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Most of B.C. under campfire ban as heat, lightning ramp up wildfire risk

5 temperature records were set Wednesday from northeastern B.C. to Vancouver Island

More campfire bans are on the way in British Columbia, with a heat wave in many areas not expected to ease for days and a moderate to extreme wildfire risk covering all but the southeast corner of the province.

The BC Wildfire Service said the Cassiar and Bulkley fire zones within the Northwest Fire Centre prohibited campfires from noon Thursday, adding to the ban imposed in that centre’s Nadina fire zone last month.

Campfires will also be prohibited across the entire Cariboo Fire Centre at noon Friday.

That will leave the Southeast Fire Centre and one zone within the Northwest Fire Centre as the only B.C. areas where campfires will still be permitted.

The expanded bans came after five temperature records were set Wednesday from northeastern B.C. to Vancouver Island, and Environment Canada warned of possible lightning storms across much of the interior.

The wildfire service reported more than 100 active fires in B.C., most of them concentrated in the northeast, including a suspected lightning-caused fire south of Fort St. James that was spotted Wednesday and had the potential to cut the only road to the community.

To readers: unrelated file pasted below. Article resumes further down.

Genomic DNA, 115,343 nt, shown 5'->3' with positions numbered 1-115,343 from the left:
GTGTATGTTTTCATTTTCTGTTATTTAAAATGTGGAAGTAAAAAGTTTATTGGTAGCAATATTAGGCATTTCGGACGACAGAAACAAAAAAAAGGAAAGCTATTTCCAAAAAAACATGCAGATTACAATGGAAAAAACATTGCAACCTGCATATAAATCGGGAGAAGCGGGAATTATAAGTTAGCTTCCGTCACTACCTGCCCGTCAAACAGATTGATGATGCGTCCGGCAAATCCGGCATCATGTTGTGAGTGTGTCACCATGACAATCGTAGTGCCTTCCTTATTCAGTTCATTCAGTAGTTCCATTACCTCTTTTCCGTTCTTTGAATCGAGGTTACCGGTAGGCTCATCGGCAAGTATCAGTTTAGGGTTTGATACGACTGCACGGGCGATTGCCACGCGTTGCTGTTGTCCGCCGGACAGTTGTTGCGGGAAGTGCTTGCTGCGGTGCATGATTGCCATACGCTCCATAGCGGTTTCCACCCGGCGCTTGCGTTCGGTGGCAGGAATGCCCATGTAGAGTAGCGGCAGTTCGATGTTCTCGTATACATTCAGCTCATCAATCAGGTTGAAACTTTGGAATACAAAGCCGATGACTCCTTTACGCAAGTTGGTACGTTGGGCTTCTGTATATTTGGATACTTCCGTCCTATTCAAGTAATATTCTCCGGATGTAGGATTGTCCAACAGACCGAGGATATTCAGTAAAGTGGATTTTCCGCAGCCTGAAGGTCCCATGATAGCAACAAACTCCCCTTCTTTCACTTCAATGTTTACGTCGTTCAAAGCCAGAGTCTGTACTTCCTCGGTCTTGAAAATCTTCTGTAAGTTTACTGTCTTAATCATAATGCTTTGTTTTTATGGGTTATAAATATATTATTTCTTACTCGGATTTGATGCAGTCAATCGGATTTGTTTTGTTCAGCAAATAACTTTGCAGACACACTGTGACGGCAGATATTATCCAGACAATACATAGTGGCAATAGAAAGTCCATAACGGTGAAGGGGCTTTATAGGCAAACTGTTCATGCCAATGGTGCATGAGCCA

“Multiple initial attack crews are currently responding to assess the fire and determine additional resource needs,” the wildfire service said in its description of the blaze that had charred half a square kilometre of grass, brush and heavy timber on the west side of Highway 27 within hours of flaring up.

A heavy equipment team, air tankers and helicopters were also being deployed to the area about two hours by road northwest of Prince George, the wildfire service said.

Environment Canada also issued heat warnings for several regions in the province, spanning inland sections of the north and central coasts, including Bella Coola, Terrace and Kitimat.

Daytime highs near 30 C were expected through Sunday in those communities, while Lytton and other parts of the Fraser Canyon could see highs between 30 C and 35 C.

Environment Canada warned that the risks of extreme heat are higher for children, pregnant women, older people, those with chronic illnesses and people working or exercising outdoors.

The weather agency forecast temperatures to gradually dip to more seasonal levels by early next week.

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